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From protein domains to drug candidates - Natural products as guiding principles in the design and synthesis of compound libraries

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http://pubman.mpdl.mpg.de/cone/persons/resource/persons98683

Breinbauer,  Rolf-Peter
Abt. IV: Chemische Biologie, Max Planck Institute of Molecular Physiology, Max Planck Society;

http://pubman.mpdl.mpg.de/cone/persons/resource/persons98734

Vetter,  Ingrid R.
Abt. I:Mechanistische Zellbiologie, Max Planck Institute of Molecular Physiology, Max Planck Society;

http://pubman.mpdl.mpg.de/cone/persons/resource/persons98735

Waldmann,  Herbert
Abt. IV: Chemische Biologie, Max Planck Institute of Molecular Physiology, Max Planck Society;

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Citation

Breinbauer, R.-P., Vetter, I. R., & Waldmann, H. (2002). From protein domains to drug candidates - Natural products as guiding principles in the design and synthesis of compound libraries. Angewandte Chemie - International Edition, 41(16): 1, pp. 2879-2890. Retrieved from http://dx.doi.org/10.1002/1521-3773(20020816)41:16<2878:AID-ANIE2878>3.0.CO;2-B.


Cite as: http://hdl.handle.net/11858/00-001M-0000-0014-0F20-B
Abstract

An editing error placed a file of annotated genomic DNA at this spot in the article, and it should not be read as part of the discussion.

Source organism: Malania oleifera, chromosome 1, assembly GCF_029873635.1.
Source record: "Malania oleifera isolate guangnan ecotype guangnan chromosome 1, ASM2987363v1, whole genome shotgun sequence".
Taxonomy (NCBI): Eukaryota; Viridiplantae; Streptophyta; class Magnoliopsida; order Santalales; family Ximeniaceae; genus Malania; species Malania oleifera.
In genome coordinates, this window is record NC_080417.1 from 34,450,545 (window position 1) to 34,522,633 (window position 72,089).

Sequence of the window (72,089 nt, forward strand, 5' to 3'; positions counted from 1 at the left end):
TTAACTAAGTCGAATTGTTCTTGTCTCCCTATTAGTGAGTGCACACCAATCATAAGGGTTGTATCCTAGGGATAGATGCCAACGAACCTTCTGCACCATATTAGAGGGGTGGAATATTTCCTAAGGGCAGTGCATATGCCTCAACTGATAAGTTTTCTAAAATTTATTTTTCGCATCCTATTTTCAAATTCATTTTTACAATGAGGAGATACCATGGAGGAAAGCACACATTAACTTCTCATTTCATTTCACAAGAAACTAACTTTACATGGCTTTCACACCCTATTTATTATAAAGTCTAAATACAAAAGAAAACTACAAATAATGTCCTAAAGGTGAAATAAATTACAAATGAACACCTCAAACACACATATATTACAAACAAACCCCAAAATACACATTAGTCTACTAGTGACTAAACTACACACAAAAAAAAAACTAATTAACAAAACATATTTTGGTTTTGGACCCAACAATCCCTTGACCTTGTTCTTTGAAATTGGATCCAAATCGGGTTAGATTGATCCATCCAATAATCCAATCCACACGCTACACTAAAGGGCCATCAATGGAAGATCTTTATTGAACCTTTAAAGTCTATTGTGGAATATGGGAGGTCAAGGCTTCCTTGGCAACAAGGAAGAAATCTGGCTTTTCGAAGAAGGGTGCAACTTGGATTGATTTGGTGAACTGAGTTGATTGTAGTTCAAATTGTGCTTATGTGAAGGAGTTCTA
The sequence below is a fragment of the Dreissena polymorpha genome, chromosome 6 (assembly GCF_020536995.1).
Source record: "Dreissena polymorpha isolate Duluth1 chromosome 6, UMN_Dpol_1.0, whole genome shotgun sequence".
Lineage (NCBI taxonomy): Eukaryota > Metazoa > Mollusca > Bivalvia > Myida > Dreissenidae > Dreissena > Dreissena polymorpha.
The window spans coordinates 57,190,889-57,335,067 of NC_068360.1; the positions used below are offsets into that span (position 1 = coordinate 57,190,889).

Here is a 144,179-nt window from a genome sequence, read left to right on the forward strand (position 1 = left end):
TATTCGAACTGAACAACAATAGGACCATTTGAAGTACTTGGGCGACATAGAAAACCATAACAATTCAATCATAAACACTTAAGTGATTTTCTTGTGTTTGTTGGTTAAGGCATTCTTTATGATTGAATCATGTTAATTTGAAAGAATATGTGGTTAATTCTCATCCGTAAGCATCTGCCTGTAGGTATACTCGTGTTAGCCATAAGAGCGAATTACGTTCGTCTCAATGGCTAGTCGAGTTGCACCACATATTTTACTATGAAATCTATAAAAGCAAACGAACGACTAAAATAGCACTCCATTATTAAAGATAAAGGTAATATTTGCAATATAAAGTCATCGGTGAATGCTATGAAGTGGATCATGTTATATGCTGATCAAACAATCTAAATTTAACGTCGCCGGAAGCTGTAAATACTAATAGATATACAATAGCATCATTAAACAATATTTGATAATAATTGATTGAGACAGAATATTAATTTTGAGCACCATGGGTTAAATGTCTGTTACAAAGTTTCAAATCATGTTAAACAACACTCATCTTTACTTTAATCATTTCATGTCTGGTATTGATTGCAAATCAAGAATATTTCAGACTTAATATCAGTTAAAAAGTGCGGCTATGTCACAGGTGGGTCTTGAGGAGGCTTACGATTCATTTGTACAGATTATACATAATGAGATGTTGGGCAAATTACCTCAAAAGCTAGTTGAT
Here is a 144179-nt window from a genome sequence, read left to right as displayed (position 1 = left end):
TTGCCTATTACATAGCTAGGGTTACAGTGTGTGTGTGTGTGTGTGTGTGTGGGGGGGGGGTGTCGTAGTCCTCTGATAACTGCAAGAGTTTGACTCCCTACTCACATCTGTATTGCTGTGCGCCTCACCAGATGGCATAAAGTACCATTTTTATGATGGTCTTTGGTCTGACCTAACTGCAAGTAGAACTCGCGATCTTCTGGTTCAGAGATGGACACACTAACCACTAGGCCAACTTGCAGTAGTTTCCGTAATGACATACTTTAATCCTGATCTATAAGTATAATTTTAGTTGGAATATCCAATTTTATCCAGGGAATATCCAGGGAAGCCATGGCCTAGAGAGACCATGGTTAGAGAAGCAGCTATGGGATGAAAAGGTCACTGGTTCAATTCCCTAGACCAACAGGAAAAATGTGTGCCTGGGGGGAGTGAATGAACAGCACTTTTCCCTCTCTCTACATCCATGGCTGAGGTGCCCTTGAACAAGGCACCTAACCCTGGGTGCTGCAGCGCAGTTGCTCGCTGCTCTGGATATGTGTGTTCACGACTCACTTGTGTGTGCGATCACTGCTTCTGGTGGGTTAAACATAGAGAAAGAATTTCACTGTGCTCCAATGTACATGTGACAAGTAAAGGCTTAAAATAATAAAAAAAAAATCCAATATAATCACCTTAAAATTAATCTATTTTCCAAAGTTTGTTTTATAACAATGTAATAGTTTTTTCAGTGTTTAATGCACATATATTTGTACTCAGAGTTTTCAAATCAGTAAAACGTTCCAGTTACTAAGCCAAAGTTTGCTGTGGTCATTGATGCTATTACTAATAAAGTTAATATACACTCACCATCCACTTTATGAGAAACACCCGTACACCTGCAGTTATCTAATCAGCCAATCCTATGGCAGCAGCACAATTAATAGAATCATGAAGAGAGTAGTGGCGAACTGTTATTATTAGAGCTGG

In the continuing effort to find small molecules that alter protein function and ultimately might lead to new drugs, combinatorial chemistry has emerged as a very powerful tool. Contrary to original expectations that large libraries would result in the discovery of many hit and lead structures, it has been recognized that the biological relevance, design, and diversity of the library are more important. As the universe of conceivable compounds is almost infinite, the question arises: where is a biologically validated starting point from which to build a combinatorial library? Nature itself might provide an answer: natural products have been evolved to bind to proteins. Recent results in structural biology and bioinformatics indicate that the number of distinct protein families and folds is fairly limited. Often the same structural domain is used by many proteins in a more or less modified form created by divergent evolution. Recent progress in solid-phase organic synthesis has enabled the synthesis of combinatorial libraries based on the structure of complex natural products. It can be envisioned that natural-product-based combinatorial synthesis may permit hit or lead compounds to be found with enhanced probability and quality.